Welcome to Common Gunsense

I hope this blog will provoke some thoughtful reflection about the issue of guns and gun violence. I am passionate about the issue and would love to change some misperceptions and the culture of gun violence in America by sharing with readers words, photos, videos and clips from articles to promote common sense about gun issues. Many of you will agree with me- some will not. I am only one person but one among many who think it's time to do something about this national problem. The views expressed by me in this blog do not represent any group with which I am associated but are rather my own personal opinions and thoughts.

Wednesday, April 16, 2014

Another Virginia Tech anniversary

Once again, the Virginia Tech shooting anniversary is here. It has happened every year since 2007 when we first heard of the heinous shooting of 32 people on the Virginia campus. We know that the shooter had serious mental illness and his name should have been on the list of people who can't buy guns from federally licensed dealers. But it wasn't. After the shooting, a federal law was passed to make sure the names of people who have mental health histories get to the FBI's date base so licensed dealers will know not to sell them guns. From this article:
"Since the Virginia Tech shooting, about half of the states have enacted laws authorizing and requiring the submission of mental health records to NICS, as described below.  States that have enacted such laws have, in fact, subsequently submitted greater numbers of records. Of the states that had submitted the top 15 highest numbers of records as of May 2013, 14 (93%) had  enacted such laws, while only two of the 15 poorest performing states (13%) had enacted such laws.11
Despite the huge increase in the number of individuals identified in NICS, records of many individuals prohibited from possessing firearms because of their mental health histories are still missing from the database. The greatest gains in the numbers of state records submitted to NICS largely reflect the efforts of a small minority of states,12 and as of May 2013, 15 states had still submitted less than 100 records each.13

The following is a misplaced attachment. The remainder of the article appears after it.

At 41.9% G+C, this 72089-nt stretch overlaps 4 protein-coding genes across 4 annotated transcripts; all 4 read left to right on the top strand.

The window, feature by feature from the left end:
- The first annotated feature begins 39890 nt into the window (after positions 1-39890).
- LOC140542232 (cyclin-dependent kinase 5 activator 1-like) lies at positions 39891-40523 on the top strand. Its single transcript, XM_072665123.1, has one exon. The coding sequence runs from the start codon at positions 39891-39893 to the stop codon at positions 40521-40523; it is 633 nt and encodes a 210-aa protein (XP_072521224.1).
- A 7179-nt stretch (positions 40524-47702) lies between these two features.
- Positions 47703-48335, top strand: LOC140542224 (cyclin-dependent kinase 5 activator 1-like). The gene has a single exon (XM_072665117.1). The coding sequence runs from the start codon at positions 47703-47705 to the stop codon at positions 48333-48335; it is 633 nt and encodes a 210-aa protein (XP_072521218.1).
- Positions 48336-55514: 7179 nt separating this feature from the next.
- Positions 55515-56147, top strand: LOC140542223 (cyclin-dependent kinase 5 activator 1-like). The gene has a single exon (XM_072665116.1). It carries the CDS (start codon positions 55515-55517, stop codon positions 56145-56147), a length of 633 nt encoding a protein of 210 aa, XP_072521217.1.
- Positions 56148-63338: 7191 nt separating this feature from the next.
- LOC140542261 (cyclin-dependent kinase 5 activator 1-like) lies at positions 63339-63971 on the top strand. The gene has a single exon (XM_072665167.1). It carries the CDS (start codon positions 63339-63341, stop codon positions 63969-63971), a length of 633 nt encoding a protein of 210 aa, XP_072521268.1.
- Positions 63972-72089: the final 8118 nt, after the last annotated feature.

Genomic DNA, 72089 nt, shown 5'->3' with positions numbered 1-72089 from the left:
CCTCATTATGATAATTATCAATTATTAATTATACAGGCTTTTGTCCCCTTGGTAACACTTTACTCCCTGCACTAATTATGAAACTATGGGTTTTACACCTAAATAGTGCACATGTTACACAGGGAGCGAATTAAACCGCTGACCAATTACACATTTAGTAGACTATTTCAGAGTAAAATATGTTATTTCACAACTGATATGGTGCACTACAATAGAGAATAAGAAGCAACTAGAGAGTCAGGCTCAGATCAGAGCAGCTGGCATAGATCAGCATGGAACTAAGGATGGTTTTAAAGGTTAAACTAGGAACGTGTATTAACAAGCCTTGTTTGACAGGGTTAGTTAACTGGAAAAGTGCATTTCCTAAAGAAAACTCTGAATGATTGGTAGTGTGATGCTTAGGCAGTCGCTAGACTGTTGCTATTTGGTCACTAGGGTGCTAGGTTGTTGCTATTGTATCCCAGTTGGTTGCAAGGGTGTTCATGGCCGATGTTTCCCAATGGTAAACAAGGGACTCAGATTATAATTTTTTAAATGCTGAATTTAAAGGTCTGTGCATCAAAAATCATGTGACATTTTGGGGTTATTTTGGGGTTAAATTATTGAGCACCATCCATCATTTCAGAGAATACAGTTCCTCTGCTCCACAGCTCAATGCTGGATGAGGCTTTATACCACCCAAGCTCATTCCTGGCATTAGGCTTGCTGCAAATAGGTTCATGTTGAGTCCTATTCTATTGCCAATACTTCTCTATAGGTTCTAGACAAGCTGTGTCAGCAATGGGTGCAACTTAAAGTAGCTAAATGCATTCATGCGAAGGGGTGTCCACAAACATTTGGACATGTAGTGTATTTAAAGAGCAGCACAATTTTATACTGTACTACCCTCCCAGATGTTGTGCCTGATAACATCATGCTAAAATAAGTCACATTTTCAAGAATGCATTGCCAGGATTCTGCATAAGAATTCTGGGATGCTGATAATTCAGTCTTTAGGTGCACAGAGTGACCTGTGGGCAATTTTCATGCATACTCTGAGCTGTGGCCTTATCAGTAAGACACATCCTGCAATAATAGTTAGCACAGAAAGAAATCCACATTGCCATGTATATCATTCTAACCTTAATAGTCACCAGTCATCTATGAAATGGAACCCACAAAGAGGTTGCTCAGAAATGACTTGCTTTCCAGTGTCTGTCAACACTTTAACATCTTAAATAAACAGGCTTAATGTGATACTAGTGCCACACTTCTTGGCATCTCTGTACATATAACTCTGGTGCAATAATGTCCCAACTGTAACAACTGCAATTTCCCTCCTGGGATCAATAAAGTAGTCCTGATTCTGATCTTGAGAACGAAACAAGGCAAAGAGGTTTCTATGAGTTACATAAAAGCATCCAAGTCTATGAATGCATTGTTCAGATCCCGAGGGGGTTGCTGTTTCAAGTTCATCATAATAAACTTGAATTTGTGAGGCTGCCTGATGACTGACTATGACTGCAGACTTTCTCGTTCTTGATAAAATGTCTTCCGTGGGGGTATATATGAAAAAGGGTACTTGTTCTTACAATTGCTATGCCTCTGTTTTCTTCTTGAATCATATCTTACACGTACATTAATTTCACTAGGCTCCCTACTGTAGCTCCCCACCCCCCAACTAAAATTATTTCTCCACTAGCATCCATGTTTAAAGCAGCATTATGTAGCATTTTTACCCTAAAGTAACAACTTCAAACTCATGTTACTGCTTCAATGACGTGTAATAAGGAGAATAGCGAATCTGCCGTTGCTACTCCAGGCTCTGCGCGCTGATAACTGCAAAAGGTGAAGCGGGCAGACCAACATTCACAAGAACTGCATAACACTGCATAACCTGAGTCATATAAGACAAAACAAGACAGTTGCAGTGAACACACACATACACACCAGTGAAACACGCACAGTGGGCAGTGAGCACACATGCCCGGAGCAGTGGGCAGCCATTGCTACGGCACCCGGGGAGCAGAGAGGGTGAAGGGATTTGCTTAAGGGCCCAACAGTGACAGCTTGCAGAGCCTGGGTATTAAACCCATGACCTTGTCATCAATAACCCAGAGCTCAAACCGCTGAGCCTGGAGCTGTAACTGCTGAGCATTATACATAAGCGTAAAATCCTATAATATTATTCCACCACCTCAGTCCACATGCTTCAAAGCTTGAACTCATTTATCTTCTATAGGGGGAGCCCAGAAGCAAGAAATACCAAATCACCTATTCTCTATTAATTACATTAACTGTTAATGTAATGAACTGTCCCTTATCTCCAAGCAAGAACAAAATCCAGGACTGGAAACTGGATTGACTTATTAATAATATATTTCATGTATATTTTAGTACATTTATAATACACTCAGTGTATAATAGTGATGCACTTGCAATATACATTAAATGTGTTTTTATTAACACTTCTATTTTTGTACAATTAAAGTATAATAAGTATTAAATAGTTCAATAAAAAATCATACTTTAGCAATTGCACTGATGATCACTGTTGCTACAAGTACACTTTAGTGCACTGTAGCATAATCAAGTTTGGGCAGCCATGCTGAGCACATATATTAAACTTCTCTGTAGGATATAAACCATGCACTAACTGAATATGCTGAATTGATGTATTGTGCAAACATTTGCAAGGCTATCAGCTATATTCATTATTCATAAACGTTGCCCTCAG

When mental health information is submitted to NICS, it can be effective at preventing firearm transfers by licensed dealers to dangerous people. In 2005, of the total number of prospective purchasers who were denied following an FBI background check, only 0.5% were denied for mental health reasons.14 By 2010, this number had risen to 1.8%.15  During the first three years after Virginia began submitting certain mental health information to NICS, Virginia’s disqualifying mental health records resulted in 438 denials of firearm purchases.16
Although some states have cited a concern for privacy as a reason that records have not been submitted to NICS, the mental health records submitted to NICS only identify the individuals through names, birth dates and similar data, and include no clinical information.17 In addition, as described below, access to information in NICS is tightly controlled."
Here is more about the 2007 law (from the article above):
NICS Improvement Amendments Act of 2007
In January 2008, President Bush signed into law the NICS Improvement Amendments Act of 2007, which, among other things:
  • Provided financial rewards and penalties to encourage states to provide to NICS information relevant to whether a person is prohibited from possessing firearms, including identifying information regarding people adjudicated as a mental defective or committed to mental institutions;28 and
  • Authorized grants to assist states in establishing and upgrading their reporting and background check systems.29 In order to be eligible for the grants authorized by the Act, a state had to implement a “relief from disabilities” program that met the Act’s requirements.30